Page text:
When I was a kid, I watched PBS obsessively. I adored Big Bird and the rest of Sesame Street. A few years ago, I went to see Jim Henson's Fantastic World at the Smithsonian. It was like my childhood put in a museum, everything I had loved was represented there.

But it was also eye-opening for me. I was watching the same sketches and videos I had seen on Sesame Street, but now realizing the lifelong associations those videos had given me. Those letters and numbers still lived in the world that Sesame Street had helped create for me, and that was how I remembered them even as I approached 30 years old.

I read about the underlying intentions that Henson had with his projects, how the producers of Sesame Street had realized that children could remember commercials better than they could anything else, and couldn't the same techniques used in those commercials be harnessed for good?

Mr. Rogers taught me different lessons, but he was a huge force in my life all the same. To this day I adore shows on TV that go into factories to show how things are made, and that started with him. But my real love was the land of Make-Believe. I live my life telling stories in one way or another, honing my imagination and trusting my own instincts for creativity. I got that from Mr. Rogers Neighborhood.

And we can't forget about Reading Rainbow. I mostly watched Reading Rainbow in school, but I can still sing the themesong now. I would go and find the books they talked about on the show in my school library and read them. When they would talk about a book I had already read, I would be as excited as if they were talking about me personally. I knew that book! That was a great book!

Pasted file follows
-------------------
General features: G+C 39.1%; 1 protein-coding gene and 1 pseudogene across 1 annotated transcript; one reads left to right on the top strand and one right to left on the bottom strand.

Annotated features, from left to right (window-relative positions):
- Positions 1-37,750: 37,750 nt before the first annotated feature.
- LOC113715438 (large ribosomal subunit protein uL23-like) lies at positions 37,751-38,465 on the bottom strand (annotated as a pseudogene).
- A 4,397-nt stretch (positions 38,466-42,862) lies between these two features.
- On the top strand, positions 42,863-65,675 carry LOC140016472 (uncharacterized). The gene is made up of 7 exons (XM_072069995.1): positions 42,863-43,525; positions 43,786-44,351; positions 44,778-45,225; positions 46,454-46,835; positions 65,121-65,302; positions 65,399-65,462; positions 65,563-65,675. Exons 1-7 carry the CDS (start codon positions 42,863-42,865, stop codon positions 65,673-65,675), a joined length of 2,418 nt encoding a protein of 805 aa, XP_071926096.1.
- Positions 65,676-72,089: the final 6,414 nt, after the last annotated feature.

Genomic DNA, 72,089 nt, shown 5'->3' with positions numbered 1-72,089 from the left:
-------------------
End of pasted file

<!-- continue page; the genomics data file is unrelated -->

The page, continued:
I learned Math from Square One Television, where I would be hooked to the storyline of Mathnet for the entire week, only to almost always end up missing the wrap-up episode on Friday. But I can't hear Fibonacci's Sequence without saying "1, 1, 2, 3, 5, EUREKA!" And whenever I see < and > I think of Mathman.

I learned geography from Where In The World is Carmen Sandiego (another theme song I can still sing). I watched Ghostwriter, 3-2-1 Contact, and Lambchop at various points in my life.

Now, as an adult, I'm a writer and a filmmaker. I try to incorporate science into a lot of my work, and I like being accurate about it. I think even education can entertain, and I try to do both as often as I can.

There is no doubt in my mind that I am the person I am today because of these early influences, both Head Start and PBS. I am smarter, more productive, more successful, and just a better member of society because I had them in my life.

Which is why I'm so upset that right now, in the name of supposedly HELPING the American public, the House of Representatives has voted to end funding for public broadcasting, and they are also attacking the funding for Head Start.

You know what I need my government to do for me right now? Help me find money to pay off the massive amount of student loans I had to undertake to get an education. I wouldn't mind an affordable health insurance plan so I wasn't paying for the ridiculous plan I get through school that doesn't actually cover anything so I'm not allowed to get sick. How about throwing some weight behind the Silver Line extension of the Metro so that I can start taking public transit? Not to mention that it would raise the property value of my house, which tanked right after I bought it. Have I mentioned we owe more than the house is "worth?"

But instead, congress is all twisted up in trying to take away two of the programs that have proven track records, that work beyond a shadow of a doubt. I don't mind paying taxes when I can see the benefits of my tax dollars. Through PBS and Head Start I didn't just SEE the benefits, I am living proof of them.

170 Million Americans For Public Broadcasting
Stroll In For Head Start